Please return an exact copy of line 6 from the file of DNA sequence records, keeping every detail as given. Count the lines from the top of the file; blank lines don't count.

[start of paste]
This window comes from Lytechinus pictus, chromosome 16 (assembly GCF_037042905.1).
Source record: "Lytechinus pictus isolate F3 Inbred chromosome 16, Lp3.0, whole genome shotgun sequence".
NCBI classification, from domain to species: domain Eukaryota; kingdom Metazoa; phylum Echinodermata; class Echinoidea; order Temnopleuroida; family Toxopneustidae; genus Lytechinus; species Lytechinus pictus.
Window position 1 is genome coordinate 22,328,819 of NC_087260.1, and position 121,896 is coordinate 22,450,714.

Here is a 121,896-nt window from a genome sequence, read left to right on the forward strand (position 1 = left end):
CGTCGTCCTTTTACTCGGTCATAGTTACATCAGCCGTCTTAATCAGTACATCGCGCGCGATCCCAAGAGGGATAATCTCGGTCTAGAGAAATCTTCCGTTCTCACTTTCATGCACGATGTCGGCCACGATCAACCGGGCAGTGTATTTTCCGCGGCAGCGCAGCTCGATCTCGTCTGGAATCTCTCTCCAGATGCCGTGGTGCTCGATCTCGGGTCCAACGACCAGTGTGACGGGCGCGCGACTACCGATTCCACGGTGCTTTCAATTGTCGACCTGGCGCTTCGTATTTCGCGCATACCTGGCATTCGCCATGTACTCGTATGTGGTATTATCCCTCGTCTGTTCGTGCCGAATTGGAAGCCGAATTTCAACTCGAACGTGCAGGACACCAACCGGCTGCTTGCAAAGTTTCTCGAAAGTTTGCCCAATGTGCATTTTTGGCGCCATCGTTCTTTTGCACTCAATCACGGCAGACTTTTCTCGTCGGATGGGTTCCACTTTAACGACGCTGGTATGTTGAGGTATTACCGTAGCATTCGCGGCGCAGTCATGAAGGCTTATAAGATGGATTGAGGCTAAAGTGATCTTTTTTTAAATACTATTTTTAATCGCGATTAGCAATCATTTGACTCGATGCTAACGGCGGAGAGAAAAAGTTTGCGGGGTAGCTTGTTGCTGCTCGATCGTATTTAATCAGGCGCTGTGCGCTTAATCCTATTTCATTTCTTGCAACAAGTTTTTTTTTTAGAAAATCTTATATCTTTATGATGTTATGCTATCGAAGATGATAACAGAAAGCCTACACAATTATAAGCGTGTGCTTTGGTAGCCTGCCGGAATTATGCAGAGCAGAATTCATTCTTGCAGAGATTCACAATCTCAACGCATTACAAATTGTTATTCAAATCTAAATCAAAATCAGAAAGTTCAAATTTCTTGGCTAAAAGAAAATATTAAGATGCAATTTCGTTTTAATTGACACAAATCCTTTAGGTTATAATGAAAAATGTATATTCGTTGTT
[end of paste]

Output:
CGTCGTCCTTTTACTCGGTCATAGTTACATCAGCCGTCTTAATCAGTACATCGCGCGCGATCCCAAGAGGGATAATCTCGGTCTAGAGAAATCTTCCGTTCTCACTTTCATGCACGATGTCGGCCACGATCAACCGGGCAGTGTATTTTCCGCGGCAGCGCAGCTCGATCTCGTCTGGAATCTCTCTCCAGATGCCGTGGTGCTCGATCTCGGGTCCAACGACCAGTGTGACGGGCGCGCGACTACCGATTCCACGGTGCTTTCAATTGTCGACCTGGCGCTTCGTATTTCGCGCATACCTGGCATTCGCCATGTACTCGTATGTGGTATTATCCCTCGTCTGTTCGTGCCGAATTGGAAGCCGAATTTCAACTCGAACGTGCAGGACACCAACCGGCTGCTTGCAAAGTTTCTCGAAAGTTTGCCCAATGTGCATTTTTGGCGCCATCGTTCTTTTGCACTCAATCACGGCAGACTTTTCTCGTCGGATGGGTTCCACTTTAACGACGCTGGTATGTTGAGGTATTACCGTAGCATTCGCGGCGCAGTCATGAAGGCTTATAAGATGGATTGAGGCTAAAGTGATCTTTTTTTAAATACTATTTTTAATCGCGATTAGCAATCATTTGACTCGATGCTAACGGCGGAGAGAAAAAGTTTGCGGGGTAGCTTGTTGCTGCTCGATCGTATTTAATCAGGCGCTGTGCGCTTAATCCTATTTCATTTCTTGCAACAAGTTTTTTTTTTAGAAAATCTTATATCTTTATGATGTTATGCTATCGAAGATGATAACAGAAAGCCTACACAATTATAAGCGTGTGCTTTGGTAGCCTGCCGGAATTATGCAGAGCAGAATTCATTCTTGCAGAGATTCACAATCTCAACGCATTACAAATTGTTATTCAAATCTAAATCAAAATCAGAAAGTTCAAATTTCTTGGCTAAAAGAAAATATTAAGATGCAATTTCGTTTTAATTGACACAAATCCTTTAGGTTATAATGAAAAATGTATATTCGTTGTT